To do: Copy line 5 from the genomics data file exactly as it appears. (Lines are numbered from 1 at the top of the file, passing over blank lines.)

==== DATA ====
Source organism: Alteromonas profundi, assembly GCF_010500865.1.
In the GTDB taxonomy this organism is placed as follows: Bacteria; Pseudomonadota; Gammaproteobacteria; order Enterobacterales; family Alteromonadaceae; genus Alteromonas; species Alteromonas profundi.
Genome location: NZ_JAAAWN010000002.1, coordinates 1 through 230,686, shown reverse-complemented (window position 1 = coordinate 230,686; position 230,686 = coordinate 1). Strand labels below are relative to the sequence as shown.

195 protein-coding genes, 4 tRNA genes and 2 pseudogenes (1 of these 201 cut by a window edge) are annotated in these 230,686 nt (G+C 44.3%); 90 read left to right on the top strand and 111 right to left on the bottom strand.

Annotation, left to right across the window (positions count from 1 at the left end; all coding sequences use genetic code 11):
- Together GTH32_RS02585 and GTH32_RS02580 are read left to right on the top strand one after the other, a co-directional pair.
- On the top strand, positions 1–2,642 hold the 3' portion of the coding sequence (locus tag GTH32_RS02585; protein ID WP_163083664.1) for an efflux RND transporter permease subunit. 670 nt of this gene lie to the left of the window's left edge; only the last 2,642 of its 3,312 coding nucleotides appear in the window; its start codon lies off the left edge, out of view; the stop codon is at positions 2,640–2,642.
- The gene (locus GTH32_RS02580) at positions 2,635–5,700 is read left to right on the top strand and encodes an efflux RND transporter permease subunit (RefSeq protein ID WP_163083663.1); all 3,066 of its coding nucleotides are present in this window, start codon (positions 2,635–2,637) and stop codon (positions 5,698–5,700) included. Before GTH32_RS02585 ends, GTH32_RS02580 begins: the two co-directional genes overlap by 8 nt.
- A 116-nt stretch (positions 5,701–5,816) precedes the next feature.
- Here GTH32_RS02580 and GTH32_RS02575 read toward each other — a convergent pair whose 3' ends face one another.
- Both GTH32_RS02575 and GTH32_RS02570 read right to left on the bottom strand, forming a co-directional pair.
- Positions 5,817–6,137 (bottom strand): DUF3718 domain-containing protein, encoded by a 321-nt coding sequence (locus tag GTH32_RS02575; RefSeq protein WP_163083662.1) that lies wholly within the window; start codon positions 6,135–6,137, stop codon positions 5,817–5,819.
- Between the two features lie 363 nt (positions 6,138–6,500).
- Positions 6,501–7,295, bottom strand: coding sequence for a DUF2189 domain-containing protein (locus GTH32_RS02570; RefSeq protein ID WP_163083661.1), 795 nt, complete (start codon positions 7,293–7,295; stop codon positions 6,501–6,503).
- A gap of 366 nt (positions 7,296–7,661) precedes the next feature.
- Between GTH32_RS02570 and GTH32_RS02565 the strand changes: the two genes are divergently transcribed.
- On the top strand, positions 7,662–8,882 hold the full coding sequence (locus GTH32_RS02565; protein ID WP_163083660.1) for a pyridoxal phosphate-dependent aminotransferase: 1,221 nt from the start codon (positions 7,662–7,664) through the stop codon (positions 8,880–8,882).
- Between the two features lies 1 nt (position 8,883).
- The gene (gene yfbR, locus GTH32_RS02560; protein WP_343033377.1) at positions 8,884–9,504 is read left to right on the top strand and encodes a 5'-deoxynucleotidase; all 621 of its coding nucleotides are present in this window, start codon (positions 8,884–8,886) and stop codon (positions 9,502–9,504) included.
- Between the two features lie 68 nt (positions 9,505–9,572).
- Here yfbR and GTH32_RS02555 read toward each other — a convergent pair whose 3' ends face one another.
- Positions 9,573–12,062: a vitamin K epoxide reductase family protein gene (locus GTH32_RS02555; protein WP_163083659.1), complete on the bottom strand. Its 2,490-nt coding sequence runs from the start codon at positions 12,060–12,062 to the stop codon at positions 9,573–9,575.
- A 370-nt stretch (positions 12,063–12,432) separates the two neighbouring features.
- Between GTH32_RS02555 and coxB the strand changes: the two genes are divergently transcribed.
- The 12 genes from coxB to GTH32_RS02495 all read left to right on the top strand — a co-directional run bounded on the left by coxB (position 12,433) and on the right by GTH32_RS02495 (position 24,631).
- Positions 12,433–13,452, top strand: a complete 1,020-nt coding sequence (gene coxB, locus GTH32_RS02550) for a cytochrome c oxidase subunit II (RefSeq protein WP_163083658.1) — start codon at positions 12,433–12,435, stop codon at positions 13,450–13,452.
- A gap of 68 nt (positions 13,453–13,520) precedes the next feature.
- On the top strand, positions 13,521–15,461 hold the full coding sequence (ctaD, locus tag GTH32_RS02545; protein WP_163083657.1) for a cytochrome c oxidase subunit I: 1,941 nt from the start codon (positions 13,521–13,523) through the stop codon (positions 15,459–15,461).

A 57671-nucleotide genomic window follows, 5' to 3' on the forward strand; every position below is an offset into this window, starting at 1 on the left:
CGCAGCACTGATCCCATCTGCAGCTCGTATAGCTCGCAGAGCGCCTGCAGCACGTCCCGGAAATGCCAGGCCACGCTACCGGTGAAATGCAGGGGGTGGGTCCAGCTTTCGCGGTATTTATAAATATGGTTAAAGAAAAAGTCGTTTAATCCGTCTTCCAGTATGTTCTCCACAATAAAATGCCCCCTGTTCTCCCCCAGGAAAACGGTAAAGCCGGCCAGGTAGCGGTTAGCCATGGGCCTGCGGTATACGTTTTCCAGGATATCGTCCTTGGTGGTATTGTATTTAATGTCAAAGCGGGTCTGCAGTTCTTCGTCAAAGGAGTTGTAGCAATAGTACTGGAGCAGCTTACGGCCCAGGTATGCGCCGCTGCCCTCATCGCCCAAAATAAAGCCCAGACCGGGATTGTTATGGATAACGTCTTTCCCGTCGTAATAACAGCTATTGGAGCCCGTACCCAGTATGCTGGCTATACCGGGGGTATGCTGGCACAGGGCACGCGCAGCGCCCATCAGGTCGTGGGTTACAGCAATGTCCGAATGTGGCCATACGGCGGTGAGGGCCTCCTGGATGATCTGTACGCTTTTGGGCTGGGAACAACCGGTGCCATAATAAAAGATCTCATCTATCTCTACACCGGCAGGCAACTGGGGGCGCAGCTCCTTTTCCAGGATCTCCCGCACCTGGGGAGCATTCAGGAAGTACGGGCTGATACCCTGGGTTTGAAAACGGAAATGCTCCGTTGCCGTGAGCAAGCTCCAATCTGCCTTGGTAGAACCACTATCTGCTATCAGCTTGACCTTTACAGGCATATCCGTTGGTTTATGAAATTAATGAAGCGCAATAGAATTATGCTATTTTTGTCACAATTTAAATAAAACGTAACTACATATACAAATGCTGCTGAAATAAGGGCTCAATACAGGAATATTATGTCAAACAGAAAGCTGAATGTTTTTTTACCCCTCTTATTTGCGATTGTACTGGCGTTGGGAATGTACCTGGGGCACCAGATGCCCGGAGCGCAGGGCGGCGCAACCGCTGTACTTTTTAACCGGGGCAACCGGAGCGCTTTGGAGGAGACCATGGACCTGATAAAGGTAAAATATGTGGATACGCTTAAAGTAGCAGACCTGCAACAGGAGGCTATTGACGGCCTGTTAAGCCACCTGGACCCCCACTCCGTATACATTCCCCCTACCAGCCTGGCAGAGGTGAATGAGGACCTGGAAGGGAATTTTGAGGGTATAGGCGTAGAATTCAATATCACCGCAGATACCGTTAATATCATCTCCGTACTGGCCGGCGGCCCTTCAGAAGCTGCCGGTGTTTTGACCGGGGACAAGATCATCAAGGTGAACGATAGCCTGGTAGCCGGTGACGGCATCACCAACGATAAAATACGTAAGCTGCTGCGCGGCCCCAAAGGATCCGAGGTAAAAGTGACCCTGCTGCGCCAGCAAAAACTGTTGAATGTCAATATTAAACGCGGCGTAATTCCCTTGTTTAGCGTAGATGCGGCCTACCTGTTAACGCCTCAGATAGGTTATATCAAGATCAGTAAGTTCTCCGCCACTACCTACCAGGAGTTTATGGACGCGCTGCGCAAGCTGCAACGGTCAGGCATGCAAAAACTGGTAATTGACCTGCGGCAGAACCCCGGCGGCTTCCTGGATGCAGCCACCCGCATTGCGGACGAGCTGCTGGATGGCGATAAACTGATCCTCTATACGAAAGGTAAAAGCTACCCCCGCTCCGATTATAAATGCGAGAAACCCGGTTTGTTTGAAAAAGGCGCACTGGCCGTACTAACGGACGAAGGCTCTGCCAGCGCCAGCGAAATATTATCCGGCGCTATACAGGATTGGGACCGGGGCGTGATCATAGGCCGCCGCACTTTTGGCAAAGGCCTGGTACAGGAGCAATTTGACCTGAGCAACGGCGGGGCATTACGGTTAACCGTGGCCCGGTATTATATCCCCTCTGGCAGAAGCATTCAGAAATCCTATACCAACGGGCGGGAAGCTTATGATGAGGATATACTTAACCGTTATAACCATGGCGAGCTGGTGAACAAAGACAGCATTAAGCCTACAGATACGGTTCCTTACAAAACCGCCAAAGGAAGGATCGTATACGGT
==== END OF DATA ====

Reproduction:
Annotation, left to right across the window (positions count from 1 at the left end; all coding sequences use genetic code 11):